Despite having their chances to turn things around, the Oakland Raiders' season is sinking quickly.
Mired in a morass of failed execution, bad special teams play, and hurt by Terrell Thomas' third-quarter interception that turned into the go-ahead touchdown, the Raiders lost a winnable game, falling 24-20 to the New York Giants.
"I'm very discouraged and disappointed in the outcome," Raiders coach Dennis Allen said. "I thought we were well-prepared. We were focused and we came out to win a game, and we didn't get it done."
The Raiders didn't win because they were forced to settle for a field goal on the opening possession of the third quarter despite getting a first-and-goal at the 1. Then they saw quarterback Terrell Pryor make a poor game-changing throw later in the quarter.
Thomas returned the interception 65 yards to set up a go-ahead 1-yard touchdown run by Andre Brown, and the Giants won their third straight game.
The Raiders (3-6) have lost 12 straight games in the Eastern time zone since beating Pittsburgh in December 2009.
The Raiders' season continued to crumble after losing their second straight game to an NFC East team, and third this season.
At least this one was much closer than last week's 49-20 embarrassment to the Philadelphia Eagles. But no less frustrating.
"It was very winnable," said Pryor, 11 for 26 for 122 yards. "We're close. But we got a blocked punt and an interception they took down to the 4. You can't win like that. We've got to learn."
Allen said his team was focused and determined to win a game after last week's rout.
But they struggled at key times, especially settling for the 24-yard Sebastian Janikowski field goal and a 20-14 lead when they could have been up 10 points.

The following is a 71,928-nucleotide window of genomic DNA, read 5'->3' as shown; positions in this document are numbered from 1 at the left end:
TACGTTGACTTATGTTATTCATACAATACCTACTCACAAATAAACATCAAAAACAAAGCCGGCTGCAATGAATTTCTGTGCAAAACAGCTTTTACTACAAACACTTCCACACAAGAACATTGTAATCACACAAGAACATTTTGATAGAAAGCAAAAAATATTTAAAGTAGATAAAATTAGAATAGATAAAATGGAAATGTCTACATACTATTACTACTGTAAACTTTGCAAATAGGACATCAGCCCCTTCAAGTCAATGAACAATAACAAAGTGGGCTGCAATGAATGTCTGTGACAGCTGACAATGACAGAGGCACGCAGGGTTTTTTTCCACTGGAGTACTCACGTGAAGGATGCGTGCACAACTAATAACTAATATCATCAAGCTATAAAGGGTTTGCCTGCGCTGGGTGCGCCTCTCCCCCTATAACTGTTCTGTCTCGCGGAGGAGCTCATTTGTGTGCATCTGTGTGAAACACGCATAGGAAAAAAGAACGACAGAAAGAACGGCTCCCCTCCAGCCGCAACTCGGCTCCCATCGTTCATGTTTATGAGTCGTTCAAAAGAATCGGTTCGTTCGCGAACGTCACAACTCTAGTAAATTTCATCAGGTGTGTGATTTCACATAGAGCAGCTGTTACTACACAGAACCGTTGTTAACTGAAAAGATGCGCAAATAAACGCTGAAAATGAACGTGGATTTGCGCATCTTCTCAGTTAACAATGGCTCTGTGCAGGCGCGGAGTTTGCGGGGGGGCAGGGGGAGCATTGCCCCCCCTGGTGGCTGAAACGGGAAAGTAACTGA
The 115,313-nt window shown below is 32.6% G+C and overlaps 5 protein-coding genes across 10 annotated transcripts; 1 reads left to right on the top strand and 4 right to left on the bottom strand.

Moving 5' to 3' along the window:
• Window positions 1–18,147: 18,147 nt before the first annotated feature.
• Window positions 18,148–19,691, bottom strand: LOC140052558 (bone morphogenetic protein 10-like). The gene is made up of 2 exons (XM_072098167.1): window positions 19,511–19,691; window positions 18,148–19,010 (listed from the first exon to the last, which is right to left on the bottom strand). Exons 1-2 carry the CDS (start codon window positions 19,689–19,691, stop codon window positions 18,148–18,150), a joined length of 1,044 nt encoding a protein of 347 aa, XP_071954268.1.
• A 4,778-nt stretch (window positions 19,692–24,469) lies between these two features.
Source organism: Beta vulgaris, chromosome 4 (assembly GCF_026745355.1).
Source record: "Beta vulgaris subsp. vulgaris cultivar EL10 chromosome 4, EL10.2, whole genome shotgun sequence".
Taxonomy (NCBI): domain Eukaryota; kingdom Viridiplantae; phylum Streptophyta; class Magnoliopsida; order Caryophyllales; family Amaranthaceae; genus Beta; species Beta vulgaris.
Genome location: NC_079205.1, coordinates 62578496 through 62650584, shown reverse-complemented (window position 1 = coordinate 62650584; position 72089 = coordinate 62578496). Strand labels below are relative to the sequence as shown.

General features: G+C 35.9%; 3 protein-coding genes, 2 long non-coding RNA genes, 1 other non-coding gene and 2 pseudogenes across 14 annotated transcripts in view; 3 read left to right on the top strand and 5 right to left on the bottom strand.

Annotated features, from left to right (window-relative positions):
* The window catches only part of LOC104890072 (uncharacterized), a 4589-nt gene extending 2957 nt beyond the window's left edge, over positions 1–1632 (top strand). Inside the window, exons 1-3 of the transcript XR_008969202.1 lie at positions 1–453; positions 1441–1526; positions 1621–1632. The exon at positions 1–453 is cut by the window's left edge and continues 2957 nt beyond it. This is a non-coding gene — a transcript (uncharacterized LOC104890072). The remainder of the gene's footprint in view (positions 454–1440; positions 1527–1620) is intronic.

Rashad Jennings had an opening run on first-and-goal, but it closed quickly. Pryor threw an incompletion on the next two downs, the last one from the 6 after a procedure penalty against tackle Khalif Barnes.
"It's frustrating," said Jennings, who had 88 yards on 20 carries. "You want to think you can punch it in. We've got a physical bunch of players up front, so there's no excuses, starting with myself, not to get it into the zone.
The error-prone Giants (3-6) handed the Raiders their first 17 points on first-half turnovers. But they got 115 yards rushing by Brown in his first game of the season, and another big defensive game to keep their season alive.
The Raiders had just 213 yards of total offense.
Despite that, Tracy Porter's interception return for a touchdown off Eli Manning put the Raiders ahead 17-14 at the half. Janikowski's field goal capped the 14-play, eight-minute drive early in the third quarter.
It should have been more, though. And it cost the Raiders dearly.
Oakland got the ball back at the New York 48 following a 27-yard punt by Steve Weatherford into a stiff breeze.
But Thomas, who missed the past two seasons with ACL injuries, made the biggest play of the game. He stepped in front of Denarius Moore and sped toward the end zone, avoiding a tackle by Pryor inside the 20 before being tackled by Andre Holmes.
"He made a good play," Pryor said. "They were in cover-2 and he faked like he was going inside. I threw outside, and he went out and made a great play. I saw him tuck in and he gave me a fake. He did a good job."
Brown, who broke his left leg for the second time in less than a year in the preseason finale, gave the Giants the lead from the 1-yard line following a pass interference call.
Josh Brown added a 23-yard field goal in the fourth quarter and New York clinched the game when Mathias Kiwanuka had a sack and a forced fumble on Oakland's final possession.
"We don't make it easy on ourselves, but we find a way to win," Giants coach Tom Coughlin said. "The only way that happened is, the players at halftime believed they were going to win."
The victory kept them alive in the NFC East race.
"We're starting to play with a lot of confidence," defensive end Justin Tuck said. "That's something we can hopefully continue to build on and get back into this race."